Rice v. Louisiana State et al, No. 2:2013cv04940 - Document 25 (E.D. La. 2014)

Court Description: ORDER AND REASONS denying 24 Motion to Review Judgment. Signed by Judge Helen G. Berrigan on 7/24/2014. (kac)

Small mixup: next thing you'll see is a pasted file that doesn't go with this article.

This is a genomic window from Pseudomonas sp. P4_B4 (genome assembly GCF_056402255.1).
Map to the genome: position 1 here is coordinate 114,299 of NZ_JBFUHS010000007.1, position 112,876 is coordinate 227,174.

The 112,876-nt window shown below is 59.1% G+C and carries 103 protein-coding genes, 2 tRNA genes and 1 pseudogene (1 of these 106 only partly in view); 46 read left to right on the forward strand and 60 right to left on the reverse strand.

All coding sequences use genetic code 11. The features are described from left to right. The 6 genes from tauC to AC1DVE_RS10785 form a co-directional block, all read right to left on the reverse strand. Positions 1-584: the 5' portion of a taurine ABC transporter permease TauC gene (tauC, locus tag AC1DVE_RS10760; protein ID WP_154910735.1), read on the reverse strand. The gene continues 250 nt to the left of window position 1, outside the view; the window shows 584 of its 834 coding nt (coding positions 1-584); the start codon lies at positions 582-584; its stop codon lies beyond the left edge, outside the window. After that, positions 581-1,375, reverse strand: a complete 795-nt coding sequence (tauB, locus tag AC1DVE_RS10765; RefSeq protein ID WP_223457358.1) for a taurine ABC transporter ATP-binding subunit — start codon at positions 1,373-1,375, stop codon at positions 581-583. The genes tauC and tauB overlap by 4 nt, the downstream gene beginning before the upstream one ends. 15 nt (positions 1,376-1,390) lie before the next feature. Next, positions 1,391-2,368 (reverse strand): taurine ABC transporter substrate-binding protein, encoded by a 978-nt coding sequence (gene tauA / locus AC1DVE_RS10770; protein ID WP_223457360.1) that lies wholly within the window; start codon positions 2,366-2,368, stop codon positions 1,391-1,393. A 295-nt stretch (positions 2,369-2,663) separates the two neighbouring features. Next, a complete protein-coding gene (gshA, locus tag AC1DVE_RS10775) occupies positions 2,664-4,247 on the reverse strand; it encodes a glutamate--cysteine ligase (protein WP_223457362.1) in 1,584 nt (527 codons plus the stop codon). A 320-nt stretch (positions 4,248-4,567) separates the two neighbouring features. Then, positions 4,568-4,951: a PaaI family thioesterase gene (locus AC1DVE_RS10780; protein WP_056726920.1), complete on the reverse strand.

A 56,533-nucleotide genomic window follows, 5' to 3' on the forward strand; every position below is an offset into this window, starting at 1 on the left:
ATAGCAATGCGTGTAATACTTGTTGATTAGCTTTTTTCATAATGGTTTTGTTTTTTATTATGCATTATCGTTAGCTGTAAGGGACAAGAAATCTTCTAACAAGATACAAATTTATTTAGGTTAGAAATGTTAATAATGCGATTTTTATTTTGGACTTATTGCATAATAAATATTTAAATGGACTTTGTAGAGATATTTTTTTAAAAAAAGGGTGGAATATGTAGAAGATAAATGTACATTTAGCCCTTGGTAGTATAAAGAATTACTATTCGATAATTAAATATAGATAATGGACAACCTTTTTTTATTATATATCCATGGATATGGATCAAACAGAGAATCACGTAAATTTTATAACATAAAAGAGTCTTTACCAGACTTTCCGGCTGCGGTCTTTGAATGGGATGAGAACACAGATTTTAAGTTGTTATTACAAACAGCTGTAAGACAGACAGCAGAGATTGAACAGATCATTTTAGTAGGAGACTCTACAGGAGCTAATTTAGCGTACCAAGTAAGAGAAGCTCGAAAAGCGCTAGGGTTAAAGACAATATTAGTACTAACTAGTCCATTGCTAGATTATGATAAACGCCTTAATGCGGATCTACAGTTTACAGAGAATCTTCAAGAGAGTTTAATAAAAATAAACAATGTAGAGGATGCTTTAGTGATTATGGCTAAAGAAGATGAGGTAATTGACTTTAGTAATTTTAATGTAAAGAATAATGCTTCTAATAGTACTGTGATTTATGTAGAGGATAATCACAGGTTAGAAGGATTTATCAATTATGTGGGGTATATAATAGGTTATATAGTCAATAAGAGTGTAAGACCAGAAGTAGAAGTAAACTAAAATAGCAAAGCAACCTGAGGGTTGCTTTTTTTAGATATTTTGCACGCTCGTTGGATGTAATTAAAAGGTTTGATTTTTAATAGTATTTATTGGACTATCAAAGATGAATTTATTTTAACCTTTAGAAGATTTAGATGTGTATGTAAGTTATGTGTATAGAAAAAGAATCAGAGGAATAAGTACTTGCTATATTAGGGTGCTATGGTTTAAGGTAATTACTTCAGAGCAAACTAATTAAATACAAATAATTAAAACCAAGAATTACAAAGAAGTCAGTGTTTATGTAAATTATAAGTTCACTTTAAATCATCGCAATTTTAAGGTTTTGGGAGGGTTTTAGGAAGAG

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Rice v. Louisiana State et al Doc. 25 UNITED STATES DISTRICT COURT EASTERN DISTRICT OF LOUISIANA CALVIN RICE CIVIL ACTION VERSUS NO. 13-4940 STATE OF LOUISIANA SECTION: “C” (2) ORDER AND REASONS Before this Court is a Motion to Review Judgment brought by the pro se plaintiff, Calvin Rice. Rec. Doc. 24. Having considered the record, the law and the failure of any party to file an opposition, the Court has determined that the Motion to Review Judgment is DENIED for the following reasons. FACTUAL SUMMARY The plaintiff, Calvin Rice, is a state inmate who is currently serving a sentence of five years at hard labor following a 2011 conviction in Rapides Parish for second degree battery. Rec. Doc. 19 at 1. The plaintiff has three prior criminal convictions in Orleans Parish. Rec. Doc. 20 at 2. A brief description of those convictions follows. On February 7, 1991, the plaintiff was charged with one count of aggravated burglary of an inhabited dwelling and one count of attempted aggravated rape. Id. The state amended the charges and the plaintiff pled guilty to one count of unauthorized entry of an inhabited dwelling and one count of attempted sexual battery on January 30, 1992. Id. The trial court sentenced him to three years at hard labor, suspended, with three years of active probation as to each count and Dockets.Justia.com a fine of $600 as to the conviction for attempted sexual battery. Id. He subsequently paid the fine in full and completed his probation period on January 30, 1995. Id. Six years later, on January 16, 1998, the plaintiff was charged with one count of possession of cocaine. Rec. Doc. 20 at 3. On July 6, 1998, he was tried by a jury and convicted of attempted possession of cocaine. Id. On the day of his conviction, the State filed a multiple offender bill based on the prior conviction for attempted sexual battery. Rec. Doc. 20 at 4. The plaintiff pled guilty to the multiple offender bill, served a 15 month prison sentence, and was released on April 14, 1999. Id. In his final Orleans Parish conviction, the plaintiff was charged on May 11, 2000, with one count of possession of crack cocaine. Id. at 5. He was found guilty after a jury trial and sentenced to life imprisonment under the State's multiple offender bill. Id. The plaintiff appealed the sentence to the Louisiana Fourth Circuit and the matter was remanded. Id. at 6. A new sentencing and multiple offender hearing was held and the plaintiff pled guilty to a separate multiple offender bill based on his 1992 unauthorized entry conviction. Rec. Doc. 20 at 6. On January 10, 2005, the plaintiff was resentenced to serve five years in prison at hard labor with credit for time served. Id. He was released from prison on April 24, 2005. Id. The plaintiff filed a 28 U.S.C. § 2254 petition on July 31, 2013. Rec. Doc. 5. In his petition, the plaintiff asserted that he was never convicted of the 1992 attempted sexual battery charge and that if he was convicted it was the result of ineffective assistance of counsel. Id. at 17. He also argued that the conviction for attempted sexual battery should not have been used against him in the year 2000 multiple offender bill. Id. Finally, the plaintiff sought $20,000 in compensation for false imprisonment and mental anguish. Id. at 15. 2 On May 12, 2014, a Magistrate Judge's Report was issued recommending that the plaintiff's § 2254 petition be dismissed with prejudice because monetary damages are not recoverable in a habeas petition and because "the plaintiff is not in custody for purposes of habeas corpus review of the three prior Orleans Parish convictions." Rec. Doc. 20 at 9. Instead, the plaintiff is "in custody" for habeas purposes only as to the Rapides Parish conviction for second degree battery. Id. Alternatively, the Report stated that if the plaintiff is in custody related to the prior Orleans Parish Convictions, the petition is not timely filed. Id. This Court adopted the Magistrate Judge's Report and Recommendation denying the plaintiff's petition for habeas corpus on June 23, 2014. Rec. Doc. 21. ANALYSIS In the Motion to Review at issue, the plaintiff asks the Court to reconsider its Order adopting the Magistrate Judge's Report and Recommendation and denying the plaintiff's petition for habeas corpus. Rec. Doc. 24. The plaintiff's "Motion to Review" will be treated as a motion for reconsideration, which is governed by Federal Rule of Civil Procedure 60. Gonzalez v. Crosby, 545 U.S. 524, 528 (2005). Rule 60(b) permits a party to seek relief from a final judgment under any of the following circumstances: (1) Mistake, inadvertence, surprise, or excusable neglect; (2) Newly discovered evidence that, with reasonable diligence, could not have been discovered in time to move for a new trial under Rule 59(b); (3) Fraud (whether previously called intrinsic or extrinsic), misrepresentation, or misconduct by any opposing party; (4) The judgment is void; (5) The judgment has been satisfied, released, or discharged; it is based on an earlier judgment that has been reversed or vacated; or applying it prospectively is no longer equitable; or (6) Any other reason that justifies relief. Fed.R.Civ.P. 60(b). A Rule 60(b) motion is meant to challenge "not the substance of the federal 3 court's resolution of a claim on the merits, but some defect in the integrity of the federal habeas proceedings." Gonzalez, 545 U.S. at 532. A party must "clearly establish either a manifest error of law or fact or must present newly discovered evidence" to be successful on a motion for reconsideration. Ross v. Marshall, 426 F.3d 745,763 (5th Cir.2005). Similarly, a motion for reconsideration "is not the proper vehicle for rehashing evidence, legal theories, or arguments that could have been offered or raised before the entry of the judgment." Templet v. HydroChem Inc., 367 F.3d. 473, 478-79 (5th Cir. 2004). The plaintiff's motion for reconsideration attempts to rehash the same arguments that he argued in his original habeas petition. Specifically, the plaintiff argues that he never pled guilty to the 1992 attempted sexual battery charge. Rec. Doc. 24 at 2. As the Magistrate Judge determined in the Report and Recommendation, this argument is not valid because the plaintiff is not "in custody" for the attempted sexual battery charge for purposes of habeas corpus review. Rec. Doc. 20 at 17. Additionally, the plaintiff's motion to reconsider does not allege facts sufficient to support a Rule 60(b) motion because it merely reasserts the same claims made in the plaintiff's original habeas petition. Accordingly, IT IS ORDERED that the plaintiff’s Motion to Review Judgment is DENIED. Rec. Doc. 24. New Orleans, Louisiana, this __24th____ day of ____ July___________, 2014. ____________________________________ UNITED STATES DISTRICT JUDGE 4